Give Sean Cavanagh at Education Week credit for a relatively balanced report on tax credit scholarship issues that have been raised in several states, though not all of his sources displayed a similar rigor. The story offers us a snapshot into how one noted academic researcher draws financial conclusions, and the picture is not pretty.
Kevin Welner, an earnest University of Colorado education professor (pictured at right) who wrote a book in 2008 criticizing tax credit scholarships as “NeoVouchers,” is often called by reporters for comment on such stories. That’s understandable, giving his credentials and because the stated mission of his National Education Policy Center is “to produce and disseminate high-quality, peer-reviewed research to inform education policy discussions.”
In 2008, in fact, Welner raised a legitimate question about a state agency report that concluded the Florida Tax Credit Scholarship saved taxpayers $38.9 million in 2007-08. He criticized the agency, called the Office of Public Policy Analysis and Government Accountability (OPPAGA), for using what amounted to an educated guess that 90 percent of low-income students who chose the scholarship would have otherwise attended public schools. This is one among many factors that are critical to the evaluation because students who would otherwise have attended a private school save the state no money. Welner focused on this 90 percent figure and went so far as describe it as a form of “smoke and mirrors.”
Fast forward four years. Four different independent organizations, including highly regarded OPPAGA and the nonpartisan Florida Consensus Revenue Estimating Conference, have now issued seven different reports that all conclude the program saves money. In both the second OPPAGA report, issued in 2010, and an estimating conference projection issued in March (page 36), fiscal analysts turned to the U.S. Census for some answers. OPPAGA used the 2000 U.S. Census, the year before scholarships were enacted, and analyzed the Public Use Microdata Sample to determine that the 90 percent estimate was actually too low. The actual percentage of families in the relevant income category who attended public schools that year was 94.6 percent. The estimating conference went even further, combining American Community Survey data from 2005-09 with private school enrollment data to make projections about the actual number of low-income students enrolled in each grade level in private schools in 2012.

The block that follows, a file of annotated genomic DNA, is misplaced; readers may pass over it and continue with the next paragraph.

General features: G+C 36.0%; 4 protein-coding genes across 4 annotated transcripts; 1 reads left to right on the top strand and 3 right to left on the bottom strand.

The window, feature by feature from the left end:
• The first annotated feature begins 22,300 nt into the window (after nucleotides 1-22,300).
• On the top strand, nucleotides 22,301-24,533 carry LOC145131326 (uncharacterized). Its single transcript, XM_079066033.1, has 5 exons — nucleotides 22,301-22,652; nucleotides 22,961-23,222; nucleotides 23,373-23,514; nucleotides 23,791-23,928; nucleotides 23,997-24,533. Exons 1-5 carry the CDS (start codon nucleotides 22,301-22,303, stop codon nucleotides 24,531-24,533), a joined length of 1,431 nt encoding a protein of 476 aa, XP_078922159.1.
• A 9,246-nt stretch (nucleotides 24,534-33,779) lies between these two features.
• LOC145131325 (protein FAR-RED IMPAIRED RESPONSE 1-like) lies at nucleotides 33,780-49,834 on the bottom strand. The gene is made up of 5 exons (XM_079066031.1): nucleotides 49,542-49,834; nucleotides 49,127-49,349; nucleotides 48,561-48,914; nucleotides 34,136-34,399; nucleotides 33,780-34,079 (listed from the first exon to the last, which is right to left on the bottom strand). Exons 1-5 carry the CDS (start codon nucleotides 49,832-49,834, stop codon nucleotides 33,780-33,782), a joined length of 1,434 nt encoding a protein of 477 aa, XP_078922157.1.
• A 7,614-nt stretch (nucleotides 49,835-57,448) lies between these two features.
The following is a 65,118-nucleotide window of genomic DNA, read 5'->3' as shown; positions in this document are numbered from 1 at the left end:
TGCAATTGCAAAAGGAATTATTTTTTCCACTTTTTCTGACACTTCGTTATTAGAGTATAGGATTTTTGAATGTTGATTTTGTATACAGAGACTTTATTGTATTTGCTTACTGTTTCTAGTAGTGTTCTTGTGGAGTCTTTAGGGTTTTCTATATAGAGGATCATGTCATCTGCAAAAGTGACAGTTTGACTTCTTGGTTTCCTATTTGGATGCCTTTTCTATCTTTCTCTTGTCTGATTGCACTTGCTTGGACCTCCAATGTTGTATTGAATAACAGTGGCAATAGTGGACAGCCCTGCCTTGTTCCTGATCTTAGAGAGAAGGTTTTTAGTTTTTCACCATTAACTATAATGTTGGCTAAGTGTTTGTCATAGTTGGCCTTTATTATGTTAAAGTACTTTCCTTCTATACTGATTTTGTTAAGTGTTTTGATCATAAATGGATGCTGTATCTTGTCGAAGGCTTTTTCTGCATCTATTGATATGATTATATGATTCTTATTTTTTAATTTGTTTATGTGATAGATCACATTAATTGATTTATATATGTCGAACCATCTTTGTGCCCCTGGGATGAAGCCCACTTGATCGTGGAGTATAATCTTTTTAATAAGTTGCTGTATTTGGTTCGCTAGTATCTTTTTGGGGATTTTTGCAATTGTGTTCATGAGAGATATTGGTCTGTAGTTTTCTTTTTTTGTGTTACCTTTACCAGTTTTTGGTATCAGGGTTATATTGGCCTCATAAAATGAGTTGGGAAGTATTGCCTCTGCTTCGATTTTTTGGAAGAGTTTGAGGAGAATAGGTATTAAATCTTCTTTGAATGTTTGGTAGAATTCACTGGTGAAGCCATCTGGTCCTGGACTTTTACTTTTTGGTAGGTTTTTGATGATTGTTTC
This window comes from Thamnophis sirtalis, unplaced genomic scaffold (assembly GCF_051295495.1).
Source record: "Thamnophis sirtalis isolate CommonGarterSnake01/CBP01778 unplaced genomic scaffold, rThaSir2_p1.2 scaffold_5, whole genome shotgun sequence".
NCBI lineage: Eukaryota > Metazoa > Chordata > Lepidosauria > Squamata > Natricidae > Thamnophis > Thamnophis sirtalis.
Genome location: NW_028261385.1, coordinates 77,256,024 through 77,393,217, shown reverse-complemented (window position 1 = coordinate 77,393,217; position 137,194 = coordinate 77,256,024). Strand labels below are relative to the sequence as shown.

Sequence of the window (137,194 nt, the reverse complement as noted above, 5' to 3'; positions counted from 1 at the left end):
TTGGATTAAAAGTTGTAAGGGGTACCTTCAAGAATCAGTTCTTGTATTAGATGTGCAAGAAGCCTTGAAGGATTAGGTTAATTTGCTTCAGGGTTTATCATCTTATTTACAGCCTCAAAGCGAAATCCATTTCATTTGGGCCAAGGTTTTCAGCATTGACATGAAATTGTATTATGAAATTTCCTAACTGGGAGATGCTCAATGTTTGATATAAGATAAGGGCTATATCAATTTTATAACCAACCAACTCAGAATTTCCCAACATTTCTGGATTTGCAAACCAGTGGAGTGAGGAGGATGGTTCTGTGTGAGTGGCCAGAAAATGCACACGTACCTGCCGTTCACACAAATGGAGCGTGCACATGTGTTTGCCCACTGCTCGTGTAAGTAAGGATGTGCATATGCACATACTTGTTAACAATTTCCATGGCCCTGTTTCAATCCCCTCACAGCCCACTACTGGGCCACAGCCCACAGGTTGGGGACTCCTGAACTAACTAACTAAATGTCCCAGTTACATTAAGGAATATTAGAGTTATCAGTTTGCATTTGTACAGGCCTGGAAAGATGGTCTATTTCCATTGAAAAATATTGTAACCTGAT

The results: The second OPPAGA reported found savings of $34.6 million in 2008-09, and the estimating conference projected a savings of $57.9 million for 2012-13.
Asked to respond to this new analytical consensus in Florida, though, and Dr. Welner largely reprised his 2008 remarks.
First, he questioned the assumption that public school expenses would “automatically fall” as students leave to attend other options, though neither OPPAGA nor the estimating conference assume as much. Instead, their approach calibrates the savings. Second, and more worrisome, he again challenged whether the researchers had valid information about the percentage of students who would have attended private schools even without the scholarship. To use his own words: “We simply have no idea how many switchers, or non-switchers, there are.”
In fact, we now have census data, and that is not guesswork. It is a valuable tool that informs public policy in myriad ways. These are state professionals whose jobs hinge on their ability to make accurate revenue and expense forecasts, and his criticism of their work also carried with it a whiff of intellectual disdain. In this case, though, he was the one serving up guesswork and he was the one dismissing out of hand what most social scientists would view as meaningful data.
It seems fair, then, to recite the second sentence from Dr. Welner’s mission statement. “We are guided,” it says, “by the belief that the democratic governance of public education is strengthened when policies are based on sound evidence.” He might want to read more carefully before he guesses again.